Josh Duggar: Did He Confess to Possessing Illicit Material During Raid?

As the Josh Duggar child pornography trial enters its second full day of testimony, many who have been watching the case are still trying make sense of Wednesday’s revelations.

The prosecution called two witnesses, both of them law enforcement officials who played crucial roles in the investigation into Josh’s alleged receipt and possession of illicit materials.

Detective Amber Kalmer of the Little Rock Police Department and Special Agent Gerald Faulkner of the Department of Homeland Security both outlined the process by which the materials were traced to an IP address and that IP address was linked to Josh.

During Special Agent Faulkner’s testimony, prosecutors played an audio recording of a conversation that was made on the day that the car dealership owned by Josh was raided by federal agents.

“I’m not going to say anything that’s going to incriminate me,” Josh can be heard telling the agents, according to a report from UK tabloid The Sun.

“I’m not denying guilt. I’m not saying if I am guilty or not,” he continued.

The comment is consistent with Josh’s attitude toward the agents throughout the raid.

The 33-year-old blithely remarked on the situation unfolding around him, clearly confident that he could do so without incriminating himself.

Josh may have felt that by interacting with the agents in this way, he was demonstrating that he had full command of the situation and nothing to fear.

Obviously, he failed to create the desired impression.

Josh was arrested on child pornography charges in April after investigators used the materials seized on the day of the raid to make a federal case against him.

And now, the comments that he made during the raid are being used by prosecutors as evidence of his guilt.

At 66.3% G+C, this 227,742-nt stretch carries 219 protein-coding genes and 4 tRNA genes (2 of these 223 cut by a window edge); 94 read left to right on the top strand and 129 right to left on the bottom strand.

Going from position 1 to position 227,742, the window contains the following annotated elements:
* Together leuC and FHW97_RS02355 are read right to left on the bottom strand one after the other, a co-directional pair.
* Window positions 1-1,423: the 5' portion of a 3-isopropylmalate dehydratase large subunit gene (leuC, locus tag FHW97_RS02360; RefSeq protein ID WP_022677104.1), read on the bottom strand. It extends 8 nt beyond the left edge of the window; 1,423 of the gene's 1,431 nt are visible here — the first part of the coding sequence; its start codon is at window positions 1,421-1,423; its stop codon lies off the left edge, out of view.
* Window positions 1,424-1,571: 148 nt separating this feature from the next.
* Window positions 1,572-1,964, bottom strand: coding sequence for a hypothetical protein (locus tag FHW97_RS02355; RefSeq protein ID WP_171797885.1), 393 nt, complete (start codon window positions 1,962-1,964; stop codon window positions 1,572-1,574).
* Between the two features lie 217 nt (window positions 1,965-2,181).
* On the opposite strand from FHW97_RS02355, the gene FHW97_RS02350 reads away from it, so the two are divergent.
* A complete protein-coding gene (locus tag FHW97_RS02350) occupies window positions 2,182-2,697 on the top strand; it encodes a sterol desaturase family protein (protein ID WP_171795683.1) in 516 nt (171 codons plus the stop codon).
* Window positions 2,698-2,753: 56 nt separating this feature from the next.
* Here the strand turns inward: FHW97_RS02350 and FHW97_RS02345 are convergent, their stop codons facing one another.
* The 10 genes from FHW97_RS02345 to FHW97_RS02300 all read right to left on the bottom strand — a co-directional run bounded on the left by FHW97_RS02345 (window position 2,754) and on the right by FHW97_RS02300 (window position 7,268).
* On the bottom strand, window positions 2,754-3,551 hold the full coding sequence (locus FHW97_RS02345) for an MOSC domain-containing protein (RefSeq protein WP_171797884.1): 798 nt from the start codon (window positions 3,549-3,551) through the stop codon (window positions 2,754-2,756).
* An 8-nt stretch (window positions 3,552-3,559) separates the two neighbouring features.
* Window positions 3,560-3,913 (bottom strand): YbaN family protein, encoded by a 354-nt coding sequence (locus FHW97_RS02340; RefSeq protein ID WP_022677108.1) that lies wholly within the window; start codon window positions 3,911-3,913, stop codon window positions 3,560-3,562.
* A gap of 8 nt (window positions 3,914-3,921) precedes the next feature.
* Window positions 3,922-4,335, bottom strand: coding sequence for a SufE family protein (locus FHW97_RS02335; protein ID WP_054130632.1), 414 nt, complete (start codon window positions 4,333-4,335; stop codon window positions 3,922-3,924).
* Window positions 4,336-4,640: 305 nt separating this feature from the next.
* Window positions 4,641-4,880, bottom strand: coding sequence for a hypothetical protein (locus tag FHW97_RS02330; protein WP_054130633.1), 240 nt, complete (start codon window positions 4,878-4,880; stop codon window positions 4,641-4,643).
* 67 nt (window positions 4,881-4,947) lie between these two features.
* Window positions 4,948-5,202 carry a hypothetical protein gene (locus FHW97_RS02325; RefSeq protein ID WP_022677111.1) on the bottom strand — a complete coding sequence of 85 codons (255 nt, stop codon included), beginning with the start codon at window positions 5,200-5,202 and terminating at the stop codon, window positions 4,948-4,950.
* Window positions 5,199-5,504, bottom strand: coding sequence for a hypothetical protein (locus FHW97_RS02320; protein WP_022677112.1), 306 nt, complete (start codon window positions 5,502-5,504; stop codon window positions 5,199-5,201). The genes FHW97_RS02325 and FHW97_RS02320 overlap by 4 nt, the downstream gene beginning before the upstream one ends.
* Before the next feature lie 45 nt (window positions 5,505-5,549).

At one point, Josh “guessed” the reason for the raid and asked the agents to confirm his suspicions.

“Mr. Duggar turned in his chair, facing me and Mr. Aycock, and asked, ‘Is this about someone downloading child pornography?'” Agent Faulkner recalled during his time on the witness stand.

Asked why he and his partner didn’t immediately reveal their reason for sweeping the property, Agent Faulkner revealed that it’s common practice in child porn cases not to state the cause for the search until necessary.

“The goal is to find devices with peer to peer and child pornography,” he testified.

“To put someone behind the computer when the crime’s committed.”

At one point, Josh admitted that he was “familiar” with the sort of peer-to-peer file sharing network that led investigators to his office, and he stated that he knew of something “like a Tor browser.”

Josh said in the recording that he and his co-workers would upload “encrypted” photographs of cars and other materials, as this process allowed them to do so more safely.

“I would not think the ‘Dark Web’ would be the best place to do that,” Agent Faulkner replied.

“I guess I better not say if I don’t understand … I don’t see any difference.”

On the witness stand, Agent Faulkner revealed that Josh gave away more information than he intended during their recorded conversation.

“We had no idea the Tor browser was used in this investigation. Tor makes it difficult to see the IP address,” Faulkner recalled.

“The dark web is a known source for child porn. Josh using Tor for car photos makes no sense,” he added.

“The dark web is anonymous. The dark web isn’t the best place to sell cars. I never thought to purchase a vehicle on the dark web.”

Josh’s trial is expected to last until at least Friday.

If he is convicted, the former reality star faces up to 20 years in prison.

We’ll have further updates on this developing story as more information becomes available.

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